About Endoscopic Carpal Tunnel Syndrome
So there you are, working at your desk in Scottsdale, trying to ignore the tingling or numbness you’ve had for months in your hand and wrist. Suddenly, a sharp, piercing pain shoots through the wrist and up your arm. Is it just a passing cramp? More likely, you may have carpal tunnel syndrome (CTS); a painful progressive condition caused by compression of a key nerve in the wrist.
CTS is the most common cause of nerve compression in the upper extremity. Over 1 million people are diagnosed with the condition in the United States each year. Whether you have a clerical job in Phoenix, or a construction job in Mesa, CTS can affect anyone. Symptoms include numbness, tingling, pain, and weakness. Patients can have any or all of these symptoms depending on which nerve fibers are compressed. What’s in a name? Well, the carpal tunnel is the passageway in the wrist that is made up of carpal bones (8 of them are in the wrist) and the ligament connecting everything (the transverse carpal ligament). The median nerve and the tendons that connect the fingers to the muscles of the forearm pass through the narrow tunnel, which these structures form.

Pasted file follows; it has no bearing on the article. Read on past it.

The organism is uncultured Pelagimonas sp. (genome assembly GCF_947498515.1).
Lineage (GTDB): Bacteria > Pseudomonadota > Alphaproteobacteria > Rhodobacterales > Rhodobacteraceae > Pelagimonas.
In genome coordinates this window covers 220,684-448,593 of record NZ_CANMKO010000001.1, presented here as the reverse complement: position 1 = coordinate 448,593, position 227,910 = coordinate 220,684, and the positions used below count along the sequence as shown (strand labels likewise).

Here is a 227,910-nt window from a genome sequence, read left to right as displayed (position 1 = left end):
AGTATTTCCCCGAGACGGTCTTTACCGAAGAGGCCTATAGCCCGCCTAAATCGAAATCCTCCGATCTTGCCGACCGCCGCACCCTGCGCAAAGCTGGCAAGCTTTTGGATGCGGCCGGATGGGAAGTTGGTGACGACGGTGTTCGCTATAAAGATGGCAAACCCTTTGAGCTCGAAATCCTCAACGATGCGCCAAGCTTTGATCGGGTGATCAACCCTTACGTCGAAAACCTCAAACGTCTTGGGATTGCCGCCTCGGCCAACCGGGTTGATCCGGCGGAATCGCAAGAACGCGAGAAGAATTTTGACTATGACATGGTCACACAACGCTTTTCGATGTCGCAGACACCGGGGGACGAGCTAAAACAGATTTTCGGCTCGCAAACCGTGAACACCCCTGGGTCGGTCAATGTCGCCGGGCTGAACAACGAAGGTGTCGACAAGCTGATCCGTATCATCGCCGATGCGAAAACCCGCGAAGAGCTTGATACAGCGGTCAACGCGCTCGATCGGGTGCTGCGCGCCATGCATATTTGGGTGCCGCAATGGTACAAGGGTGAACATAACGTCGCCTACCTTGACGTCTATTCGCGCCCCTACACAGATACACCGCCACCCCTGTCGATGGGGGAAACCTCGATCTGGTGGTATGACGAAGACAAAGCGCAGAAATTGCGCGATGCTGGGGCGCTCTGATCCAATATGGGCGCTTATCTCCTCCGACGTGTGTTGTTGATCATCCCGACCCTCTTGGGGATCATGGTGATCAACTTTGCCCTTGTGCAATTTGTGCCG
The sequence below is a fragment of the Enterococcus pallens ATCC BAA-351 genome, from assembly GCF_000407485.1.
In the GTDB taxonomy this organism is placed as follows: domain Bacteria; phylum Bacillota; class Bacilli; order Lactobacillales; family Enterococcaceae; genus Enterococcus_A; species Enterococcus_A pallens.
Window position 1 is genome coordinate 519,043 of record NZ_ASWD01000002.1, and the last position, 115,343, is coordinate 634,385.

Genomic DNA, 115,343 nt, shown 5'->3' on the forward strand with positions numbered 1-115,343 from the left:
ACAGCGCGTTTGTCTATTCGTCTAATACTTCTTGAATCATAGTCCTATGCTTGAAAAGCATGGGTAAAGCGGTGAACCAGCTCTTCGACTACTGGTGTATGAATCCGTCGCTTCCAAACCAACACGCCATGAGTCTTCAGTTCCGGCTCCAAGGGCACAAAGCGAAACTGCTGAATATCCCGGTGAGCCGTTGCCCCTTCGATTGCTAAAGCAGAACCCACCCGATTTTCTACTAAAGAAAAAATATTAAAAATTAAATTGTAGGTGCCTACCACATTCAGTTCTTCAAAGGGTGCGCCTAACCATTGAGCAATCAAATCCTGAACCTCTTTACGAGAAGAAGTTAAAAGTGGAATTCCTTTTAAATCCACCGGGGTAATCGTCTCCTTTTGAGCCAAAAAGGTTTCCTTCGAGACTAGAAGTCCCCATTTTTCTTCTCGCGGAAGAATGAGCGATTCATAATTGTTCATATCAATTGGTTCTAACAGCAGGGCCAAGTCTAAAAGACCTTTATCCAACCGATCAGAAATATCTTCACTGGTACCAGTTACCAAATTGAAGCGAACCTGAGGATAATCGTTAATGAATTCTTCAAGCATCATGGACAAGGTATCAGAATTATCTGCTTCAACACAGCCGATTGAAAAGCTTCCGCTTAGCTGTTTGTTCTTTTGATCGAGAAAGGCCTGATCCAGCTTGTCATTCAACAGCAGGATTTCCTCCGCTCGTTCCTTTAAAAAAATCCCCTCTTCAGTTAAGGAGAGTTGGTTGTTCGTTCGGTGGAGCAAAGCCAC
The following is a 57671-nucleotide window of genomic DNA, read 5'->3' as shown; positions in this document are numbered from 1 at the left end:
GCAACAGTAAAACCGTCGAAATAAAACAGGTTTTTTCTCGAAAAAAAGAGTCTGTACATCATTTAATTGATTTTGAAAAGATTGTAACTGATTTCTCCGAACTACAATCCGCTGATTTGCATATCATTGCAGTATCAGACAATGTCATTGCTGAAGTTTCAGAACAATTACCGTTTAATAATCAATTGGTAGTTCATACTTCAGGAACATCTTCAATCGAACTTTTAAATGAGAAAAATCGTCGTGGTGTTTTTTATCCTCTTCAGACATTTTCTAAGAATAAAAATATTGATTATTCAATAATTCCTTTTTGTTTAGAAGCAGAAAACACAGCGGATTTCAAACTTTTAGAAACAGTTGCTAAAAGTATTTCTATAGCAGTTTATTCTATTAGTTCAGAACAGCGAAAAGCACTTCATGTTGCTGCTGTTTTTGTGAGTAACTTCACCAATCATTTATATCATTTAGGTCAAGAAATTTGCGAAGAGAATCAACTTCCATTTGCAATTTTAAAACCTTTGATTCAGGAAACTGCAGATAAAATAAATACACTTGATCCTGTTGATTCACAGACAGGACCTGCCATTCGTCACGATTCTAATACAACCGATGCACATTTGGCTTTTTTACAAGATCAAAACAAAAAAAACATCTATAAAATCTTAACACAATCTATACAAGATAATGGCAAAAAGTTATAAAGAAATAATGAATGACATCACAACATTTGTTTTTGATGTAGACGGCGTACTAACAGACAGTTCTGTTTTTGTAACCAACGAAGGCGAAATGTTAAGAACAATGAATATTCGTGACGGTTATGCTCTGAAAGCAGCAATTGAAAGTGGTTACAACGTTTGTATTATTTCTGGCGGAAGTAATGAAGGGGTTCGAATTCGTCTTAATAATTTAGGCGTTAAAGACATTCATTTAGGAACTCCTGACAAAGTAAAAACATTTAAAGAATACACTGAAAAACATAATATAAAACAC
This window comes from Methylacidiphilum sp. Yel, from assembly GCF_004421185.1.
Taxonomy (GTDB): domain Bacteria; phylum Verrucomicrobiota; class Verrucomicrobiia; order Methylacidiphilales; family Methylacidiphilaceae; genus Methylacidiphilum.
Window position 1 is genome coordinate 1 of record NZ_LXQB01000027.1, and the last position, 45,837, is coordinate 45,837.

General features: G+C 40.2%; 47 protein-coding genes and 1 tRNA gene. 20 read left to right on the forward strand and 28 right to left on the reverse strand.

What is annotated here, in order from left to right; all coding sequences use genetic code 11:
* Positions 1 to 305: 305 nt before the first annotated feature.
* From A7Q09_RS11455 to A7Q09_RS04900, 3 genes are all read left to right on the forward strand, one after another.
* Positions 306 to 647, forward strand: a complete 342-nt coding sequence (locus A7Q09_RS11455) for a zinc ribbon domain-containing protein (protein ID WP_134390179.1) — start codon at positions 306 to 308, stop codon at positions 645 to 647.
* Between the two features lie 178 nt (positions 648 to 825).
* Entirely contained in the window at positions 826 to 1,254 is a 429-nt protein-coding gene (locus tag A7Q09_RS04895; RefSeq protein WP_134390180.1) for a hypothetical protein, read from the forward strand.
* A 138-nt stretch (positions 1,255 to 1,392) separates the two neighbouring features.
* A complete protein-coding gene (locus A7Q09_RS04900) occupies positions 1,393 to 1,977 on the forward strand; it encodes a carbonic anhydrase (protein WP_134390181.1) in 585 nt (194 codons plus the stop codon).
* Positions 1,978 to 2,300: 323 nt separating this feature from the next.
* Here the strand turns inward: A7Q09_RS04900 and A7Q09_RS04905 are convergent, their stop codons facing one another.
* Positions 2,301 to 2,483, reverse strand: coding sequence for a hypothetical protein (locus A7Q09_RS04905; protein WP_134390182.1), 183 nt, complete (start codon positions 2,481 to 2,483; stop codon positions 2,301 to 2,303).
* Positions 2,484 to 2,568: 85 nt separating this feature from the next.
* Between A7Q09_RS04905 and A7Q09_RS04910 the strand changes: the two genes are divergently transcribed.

What’s happening? CTS occurs when the median nerve is compressed because of swelling within the carpal tunnel. This swelling within the tunnel is often due to an increased amount of tissue surrounding the tendons, however there are several conditions which can also increase the swelling and subsequent pressure within the carpal tunnel. This increased pressure not only decreases the function of the nerve, it often decreases the amount of blood flow supplied through the median nerve, which can lead to permanent nerve injury. How important is this? The median nerve provides sensation to part of the thumb, index, middle finger, and the ring finger. It also gives power to the muscles in the forearm and hand, which allow the hand to grasp. When this nerve becomes compressed or pinched, then numbness, tingling, and pain of the affected fingers may occur and radiate into the forearm.
For more information, visit WebMD.com.